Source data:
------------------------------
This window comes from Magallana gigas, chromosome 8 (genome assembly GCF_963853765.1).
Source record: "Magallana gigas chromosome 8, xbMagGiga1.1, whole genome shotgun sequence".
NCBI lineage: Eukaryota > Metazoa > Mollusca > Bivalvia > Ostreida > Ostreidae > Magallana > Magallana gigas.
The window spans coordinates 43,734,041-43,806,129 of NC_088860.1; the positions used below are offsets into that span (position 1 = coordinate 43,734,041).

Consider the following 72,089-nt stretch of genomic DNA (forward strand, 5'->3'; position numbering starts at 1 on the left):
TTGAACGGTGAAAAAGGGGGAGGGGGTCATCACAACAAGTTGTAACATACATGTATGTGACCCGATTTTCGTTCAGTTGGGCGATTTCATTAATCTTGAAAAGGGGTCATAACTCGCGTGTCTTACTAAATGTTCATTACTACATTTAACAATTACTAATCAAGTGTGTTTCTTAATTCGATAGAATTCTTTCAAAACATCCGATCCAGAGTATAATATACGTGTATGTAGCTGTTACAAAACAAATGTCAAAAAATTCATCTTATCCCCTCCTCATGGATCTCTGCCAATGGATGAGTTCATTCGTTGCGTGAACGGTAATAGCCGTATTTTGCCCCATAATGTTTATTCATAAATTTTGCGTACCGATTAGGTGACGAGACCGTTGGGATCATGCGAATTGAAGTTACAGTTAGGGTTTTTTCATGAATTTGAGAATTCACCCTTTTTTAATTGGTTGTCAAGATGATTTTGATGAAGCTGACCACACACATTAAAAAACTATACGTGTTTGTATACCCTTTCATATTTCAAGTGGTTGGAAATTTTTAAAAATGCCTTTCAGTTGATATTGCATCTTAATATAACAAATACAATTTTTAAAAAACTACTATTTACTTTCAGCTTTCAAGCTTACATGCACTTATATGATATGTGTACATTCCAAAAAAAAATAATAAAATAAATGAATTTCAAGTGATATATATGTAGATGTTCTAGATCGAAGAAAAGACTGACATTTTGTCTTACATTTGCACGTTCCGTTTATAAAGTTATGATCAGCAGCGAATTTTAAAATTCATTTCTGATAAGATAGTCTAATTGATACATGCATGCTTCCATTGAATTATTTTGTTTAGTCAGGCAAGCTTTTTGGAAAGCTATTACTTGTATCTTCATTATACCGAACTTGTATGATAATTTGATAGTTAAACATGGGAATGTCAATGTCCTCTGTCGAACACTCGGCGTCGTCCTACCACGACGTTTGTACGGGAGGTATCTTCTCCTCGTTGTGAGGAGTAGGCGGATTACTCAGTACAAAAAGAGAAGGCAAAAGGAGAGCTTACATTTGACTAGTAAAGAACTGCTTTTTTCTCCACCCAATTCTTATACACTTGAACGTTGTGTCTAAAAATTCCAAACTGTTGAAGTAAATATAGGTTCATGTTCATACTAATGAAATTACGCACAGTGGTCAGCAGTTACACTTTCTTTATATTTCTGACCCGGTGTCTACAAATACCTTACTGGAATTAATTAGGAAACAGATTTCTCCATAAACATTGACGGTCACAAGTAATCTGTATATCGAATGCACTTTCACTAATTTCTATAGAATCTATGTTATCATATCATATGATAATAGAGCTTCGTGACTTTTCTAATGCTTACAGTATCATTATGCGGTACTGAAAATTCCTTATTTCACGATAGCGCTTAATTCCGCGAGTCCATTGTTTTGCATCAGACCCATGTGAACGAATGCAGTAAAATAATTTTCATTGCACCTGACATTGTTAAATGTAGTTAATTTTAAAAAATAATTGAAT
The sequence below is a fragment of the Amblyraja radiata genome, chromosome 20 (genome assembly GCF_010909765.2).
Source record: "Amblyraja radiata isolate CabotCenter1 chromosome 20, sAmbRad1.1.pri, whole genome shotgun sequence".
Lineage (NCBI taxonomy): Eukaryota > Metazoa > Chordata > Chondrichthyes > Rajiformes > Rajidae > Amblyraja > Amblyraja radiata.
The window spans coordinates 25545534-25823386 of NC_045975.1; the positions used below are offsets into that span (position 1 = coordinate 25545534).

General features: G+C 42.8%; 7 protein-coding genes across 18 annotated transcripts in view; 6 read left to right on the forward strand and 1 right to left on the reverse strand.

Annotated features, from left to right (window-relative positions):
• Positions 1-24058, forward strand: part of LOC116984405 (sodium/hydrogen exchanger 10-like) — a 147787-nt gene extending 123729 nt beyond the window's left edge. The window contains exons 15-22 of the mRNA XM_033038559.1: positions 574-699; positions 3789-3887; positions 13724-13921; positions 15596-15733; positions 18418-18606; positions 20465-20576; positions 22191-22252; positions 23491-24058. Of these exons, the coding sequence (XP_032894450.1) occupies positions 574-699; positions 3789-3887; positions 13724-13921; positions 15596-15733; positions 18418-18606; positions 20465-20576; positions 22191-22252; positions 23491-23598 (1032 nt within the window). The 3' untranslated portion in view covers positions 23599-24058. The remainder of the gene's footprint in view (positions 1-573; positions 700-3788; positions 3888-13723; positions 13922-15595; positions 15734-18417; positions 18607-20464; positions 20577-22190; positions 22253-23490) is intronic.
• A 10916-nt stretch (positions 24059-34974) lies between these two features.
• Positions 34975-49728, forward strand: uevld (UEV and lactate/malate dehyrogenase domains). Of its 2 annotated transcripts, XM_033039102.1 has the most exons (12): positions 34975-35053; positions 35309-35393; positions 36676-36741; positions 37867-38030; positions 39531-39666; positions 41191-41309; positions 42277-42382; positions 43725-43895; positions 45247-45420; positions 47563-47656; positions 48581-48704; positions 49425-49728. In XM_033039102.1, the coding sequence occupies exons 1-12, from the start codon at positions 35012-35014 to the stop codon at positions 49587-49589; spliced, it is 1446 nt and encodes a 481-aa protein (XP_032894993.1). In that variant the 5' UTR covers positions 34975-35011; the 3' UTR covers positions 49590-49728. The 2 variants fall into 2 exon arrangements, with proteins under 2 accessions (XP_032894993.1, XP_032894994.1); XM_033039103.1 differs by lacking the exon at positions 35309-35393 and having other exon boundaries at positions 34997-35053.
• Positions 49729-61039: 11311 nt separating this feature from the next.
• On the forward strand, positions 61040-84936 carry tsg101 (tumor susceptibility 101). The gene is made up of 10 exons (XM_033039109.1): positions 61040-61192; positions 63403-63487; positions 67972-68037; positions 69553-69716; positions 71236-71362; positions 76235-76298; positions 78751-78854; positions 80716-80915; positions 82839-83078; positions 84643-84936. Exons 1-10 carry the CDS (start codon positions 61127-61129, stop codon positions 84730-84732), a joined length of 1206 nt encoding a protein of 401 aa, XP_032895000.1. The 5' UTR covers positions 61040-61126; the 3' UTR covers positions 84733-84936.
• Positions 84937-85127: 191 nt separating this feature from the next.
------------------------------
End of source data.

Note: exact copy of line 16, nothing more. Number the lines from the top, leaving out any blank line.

• Positions 49729-61039: 11311 nt separating this feature from the next.